Martial music heralded an invasion of Britain last week. When the sound of trumpets turned out to be boxing's brash young man blowing his own horn, staid old London shuddered and dug in.
This story originally appeared in the June 10, 1963 issue of Sports Illustrated. Subscribe to the magazine here.
England never did nor never shall lie at the proud foot of a conqueror, Shakespeare says, and, sure enough, she has endured plague, blitzkrieg, treacle pudding and Gauls. But then one day last week came the biggest gall of all. A TWA jet shrieked into London and discharged bumptious Cassius Clay. Instinctively, Britain braced.
Self-advertised as “the uncrowned world champion,” Clay is indeed an extravagantly promising boxer and the next—if illogical—contender for Sonny Liston's heavyweight title. What brought him to London was a match with grizzled Henry Cooper, against whom Clay hoped to redress his sorry performance with Doug Jones last March. But the Clay-Cooper fight was still more than a fortnight away. In the meantime, Louisville's Lip decided to square off with Britain's Stiff Upper.
Cassius in England applied the economic theory he has found so workable in the U.S.: to sweeten the gate you must first sour the people. “I'm only here,” he told the natives, “marking time before I annihilate that ugly bear, Liston.” As for Henry Cooper, the British and Empire champion fondly known to fans as “Our 'Enery”—well, tut. He was a tramp, a bum and a cripple, Cassius allowed, not worth the sweat of the training ring. “After five rounds,” said Clay, “Henry Cooper will think his name is Gordon Cooper: he'll be in orbit.” Then Cassius set out to strut the town, offering his autograph for a £5 note, calling Buckingham Palace a “swell pad” and, while a cold shiver ran down the national spine, saying, “It's growing on me, England.”
Gradually the press found its own voice; columnists gruffed about his rudeness, his immodesty and his big mouth. Did he really mind? Hardly. His critics had fallen into the baited trap, his philosophy of sweet-and-sour ham was working like a charm, and tickets were selling like fish and chips. Observed C. Marcellus Clay Esq., riffling through a sheaf of sterling: “I talk for these.”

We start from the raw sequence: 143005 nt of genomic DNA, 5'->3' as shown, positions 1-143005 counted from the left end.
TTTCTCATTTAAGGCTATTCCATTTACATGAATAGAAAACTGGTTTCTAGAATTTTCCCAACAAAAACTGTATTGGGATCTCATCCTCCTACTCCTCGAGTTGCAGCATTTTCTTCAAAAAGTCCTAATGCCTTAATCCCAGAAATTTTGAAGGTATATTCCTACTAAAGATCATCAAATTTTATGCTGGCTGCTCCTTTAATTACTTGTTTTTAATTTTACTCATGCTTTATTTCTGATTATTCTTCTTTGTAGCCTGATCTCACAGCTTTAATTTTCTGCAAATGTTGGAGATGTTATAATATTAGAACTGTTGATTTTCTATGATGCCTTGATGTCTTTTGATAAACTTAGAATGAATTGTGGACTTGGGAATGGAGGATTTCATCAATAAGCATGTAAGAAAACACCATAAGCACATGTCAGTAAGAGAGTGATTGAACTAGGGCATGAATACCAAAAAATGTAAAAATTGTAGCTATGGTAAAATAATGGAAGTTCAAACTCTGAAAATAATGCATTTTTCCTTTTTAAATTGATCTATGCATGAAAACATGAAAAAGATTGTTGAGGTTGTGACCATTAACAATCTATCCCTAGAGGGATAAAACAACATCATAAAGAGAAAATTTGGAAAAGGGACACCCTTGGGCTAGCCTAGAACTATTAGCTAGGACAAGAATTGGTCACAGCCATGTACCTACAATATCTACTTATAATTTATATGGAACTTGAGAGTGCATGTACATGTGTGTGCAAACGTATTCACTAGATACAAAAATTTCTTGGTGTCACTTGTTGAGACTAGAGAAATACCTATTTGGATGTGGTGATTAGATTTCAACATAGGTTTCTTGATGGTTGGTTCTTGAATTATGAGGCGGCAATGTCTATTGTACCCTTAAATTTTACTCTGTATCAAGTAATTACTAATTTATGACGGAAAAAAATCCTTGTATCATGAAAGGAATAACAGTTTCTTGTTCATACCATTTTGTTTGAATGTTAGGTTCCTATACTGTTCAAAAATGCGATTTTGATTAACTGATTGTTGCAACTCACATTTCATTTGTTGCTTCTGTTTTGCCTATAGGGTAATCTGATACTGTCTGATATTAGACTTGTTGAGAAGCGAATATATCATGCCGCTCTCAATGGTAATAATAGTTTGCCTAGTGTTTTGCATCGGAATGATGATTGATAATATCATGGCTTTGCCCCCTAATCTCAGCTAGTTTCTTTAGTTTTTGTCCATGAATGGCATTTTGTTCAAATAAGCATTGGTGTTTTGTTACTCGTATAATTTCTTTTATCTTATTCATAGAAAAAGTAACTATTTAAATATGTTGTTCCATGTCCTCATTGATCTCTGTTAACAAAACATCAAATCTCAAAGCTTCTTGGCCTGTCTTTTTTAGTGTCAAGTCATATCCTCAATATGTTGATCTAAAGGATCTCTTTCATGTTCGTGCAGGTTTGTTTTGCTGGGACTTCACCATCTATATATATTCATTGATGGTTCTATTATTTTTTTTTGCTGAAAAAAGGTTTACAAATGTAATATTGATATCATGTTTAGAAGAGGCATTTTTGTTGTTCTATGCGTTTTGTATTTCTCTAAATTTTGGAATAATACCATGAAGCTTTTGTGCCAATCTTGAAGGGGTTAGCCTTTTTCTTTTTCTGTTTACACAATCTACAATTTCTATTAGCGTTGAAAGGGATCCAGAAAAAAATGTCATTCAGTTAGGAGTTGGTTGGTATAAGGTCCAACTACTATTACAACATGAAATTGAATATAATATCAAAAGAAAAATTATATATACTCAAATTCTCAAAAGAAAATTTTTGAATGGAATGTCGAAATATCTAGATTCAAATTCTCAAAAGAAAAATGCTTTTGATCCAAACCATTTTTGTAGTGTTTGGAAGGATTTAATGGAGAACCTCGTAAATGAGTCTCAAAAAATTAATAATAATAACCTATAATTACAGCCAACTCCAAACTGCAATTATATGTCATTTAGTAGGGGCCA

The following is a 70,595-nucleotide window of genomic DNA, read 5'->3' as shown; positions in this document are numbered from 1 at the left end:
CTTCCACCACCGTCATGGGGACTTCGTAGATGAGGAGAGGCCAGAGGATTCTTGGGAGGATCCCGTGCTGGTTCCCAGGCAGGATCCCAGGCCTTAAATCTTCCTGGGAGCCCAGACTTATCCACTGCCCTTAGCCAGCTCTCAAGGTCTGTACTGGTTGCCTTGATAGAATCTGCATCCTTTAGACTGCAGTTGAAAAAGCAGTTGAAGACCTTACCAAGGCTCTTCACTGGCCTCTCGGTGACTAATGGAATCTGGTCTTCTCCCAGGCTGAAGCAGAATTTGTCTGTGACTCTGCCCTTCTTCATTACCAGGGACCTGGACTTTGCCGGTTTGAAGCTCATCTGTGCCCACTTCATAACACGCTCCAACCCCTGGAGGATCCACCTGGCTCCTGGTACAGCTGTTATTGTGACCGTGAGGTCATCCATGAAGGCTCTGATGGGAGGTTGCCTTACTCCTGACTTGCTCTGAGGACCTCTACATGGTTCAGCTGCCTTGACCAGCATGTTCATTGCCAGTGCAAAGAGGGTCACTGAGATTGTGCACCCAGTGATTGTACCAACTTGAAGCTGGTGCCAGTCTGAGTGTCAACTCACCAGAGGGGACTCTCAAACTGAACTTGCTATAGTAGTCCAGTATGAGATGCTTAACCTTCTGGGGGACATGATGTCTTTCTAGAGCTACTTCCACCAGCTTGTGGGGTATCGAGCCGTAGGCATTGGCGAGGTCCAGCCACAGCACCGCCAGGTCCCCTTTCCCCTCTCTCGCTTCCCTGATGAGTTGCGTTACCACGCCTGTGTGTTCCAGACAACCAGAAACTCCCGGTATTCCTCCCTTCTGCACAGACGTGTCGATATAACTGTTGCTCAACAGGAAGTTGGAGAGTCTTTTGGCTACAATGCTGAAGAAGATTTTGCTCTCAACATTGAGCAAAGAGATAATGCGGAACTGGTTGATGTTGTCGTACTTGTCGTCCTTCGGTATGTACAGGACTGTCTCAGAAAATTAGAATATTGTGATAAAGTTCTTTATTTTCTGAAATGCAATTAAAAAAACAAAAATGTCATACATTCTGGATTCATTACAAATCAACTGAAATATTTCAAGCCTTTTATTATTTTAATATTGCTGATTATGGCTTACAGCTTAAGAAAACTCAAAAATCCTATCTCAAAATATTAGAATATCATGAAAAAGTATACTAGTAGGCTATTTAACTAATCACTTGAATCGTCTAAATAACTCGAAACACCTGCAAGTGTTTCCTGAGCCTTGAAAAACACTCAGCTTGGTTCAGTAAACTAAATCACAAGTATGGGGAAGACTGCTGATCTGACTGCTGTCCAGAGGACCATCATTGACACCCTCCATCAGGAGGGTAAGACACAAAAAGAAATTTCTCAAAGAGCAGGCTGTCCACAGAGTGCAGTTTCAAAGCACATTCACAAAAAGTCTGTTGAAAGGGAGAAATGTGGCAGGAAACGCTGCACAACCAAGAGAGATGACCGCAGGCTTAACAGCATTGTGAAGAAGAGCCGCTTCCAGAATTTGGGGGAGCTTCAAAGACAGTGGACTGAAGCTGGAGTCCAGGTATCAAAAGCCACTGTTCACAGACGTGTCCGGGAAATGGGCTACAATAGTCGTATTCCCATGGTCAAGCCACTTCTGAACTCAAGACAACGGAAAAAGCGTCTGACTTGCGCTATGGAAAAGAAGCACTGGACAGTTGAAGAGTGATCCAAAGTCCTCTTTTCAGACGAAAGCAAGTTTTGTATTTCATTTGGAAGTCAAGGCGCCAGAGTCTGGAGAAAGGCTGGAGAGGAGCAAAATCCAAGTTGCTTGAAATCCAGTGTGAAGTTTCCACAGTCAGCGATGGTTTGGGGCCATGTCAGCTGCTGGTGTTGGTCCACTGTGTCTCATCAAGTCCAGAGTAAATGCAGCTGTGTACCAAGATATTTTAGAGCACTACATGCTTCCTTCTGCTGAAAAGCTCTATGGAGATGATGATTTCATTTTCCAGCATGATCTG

LORD OF LOUISVILLE
“I'm not too worried about this Cooper fellow,” Cassius Clay said recently, and it was plain he was not bluffing. Clay broke off training in Miami a full month before the fight and drove his Cadillac convertible to his home in Louisville. Angelo Dundee, his trainer, said he was confident Cassius would work out in Louisville, worried only that he might “go stale from overtraining.” Dundee's fears were groundless. Instead of working, a quiescent Cassius stayed up late, slept late and recited rough drafts of poems he would later deliver in England. Once he bestirred himself enough to have a television set installed in the rear seat of his car, another time rode a bike with neighborhood kids. But mostly he played Monopoly with the children. “I'm tired of training to fight stiffs,” he told them. “All's I want is a crack at Liston.”
TALK OF TWO CITIES
Fearful of planes, Cassius drove on to New York with his brother Rudy, a friend named Tuddie King—introduced variously as his chauffeur or bodyguard—and a sparring partner, James Ellis. “Louisville is a sad town,” he said on arrival. “It doesn't have enough to do.” What Cassius found to do in New York was to carouse with girl friends until 6 in the morning, to pay a social call on Sugar Ray Robinson (who stood him up) and to talk with his theatrical agent about a recording of Clay's amateurish poetry, some of which will be professionally embellished. Consumed with greed, Cassius also announced he would allow the fight to be televised by Telstar “provided my cut is big enough.”
”That's the spirit, baby,” said his agent.
Then, more afraid of seasickness than engine failure, Cassius flew off to London. There he gave his first autograph to a customs official and held a press conference to which one paper had gleefully assigned its drama critic. Next Clay Rolls-Royced to Nottingham and whipped a fight crowd there into a frenzy of good-natured catcalls and boos by holding aloft the signboard designating round five, a reference to the moment when he has predicted that he will dispatch Cooper. “A most inflammable person,” breathed a girl, falling hard for his style.
WITH LONDON AT BAY
Not everyone found Clay's flame irresistible, and evidence of this came from both sides of the Atlantic. Time you start training, crackled a cable from Cassius's Louisville headquarters. “You talk too much,” cracked a BBC television announcer while interviewing Clay. But Clay paid no particular mind. He went nightclubbing, attended the dog races—where he watched the Cassius Clay Hurdles—and dropped in at posh Gieves, outfitters to H.R.H. The Duke of Edinburgh. He sauntered out with a new bowler (his head is lopsided, the hatter said) and a red brocade cocktail jacket with a dragon motif. “People tell me to hang one on him and button his lip,” said Henry Cooper, “and 1 am looking forward to doing just that.” Naturally, at week's end Henry Cooper was the sentimental favorite. And, naturally, the smart money was all behind Cassius Clay.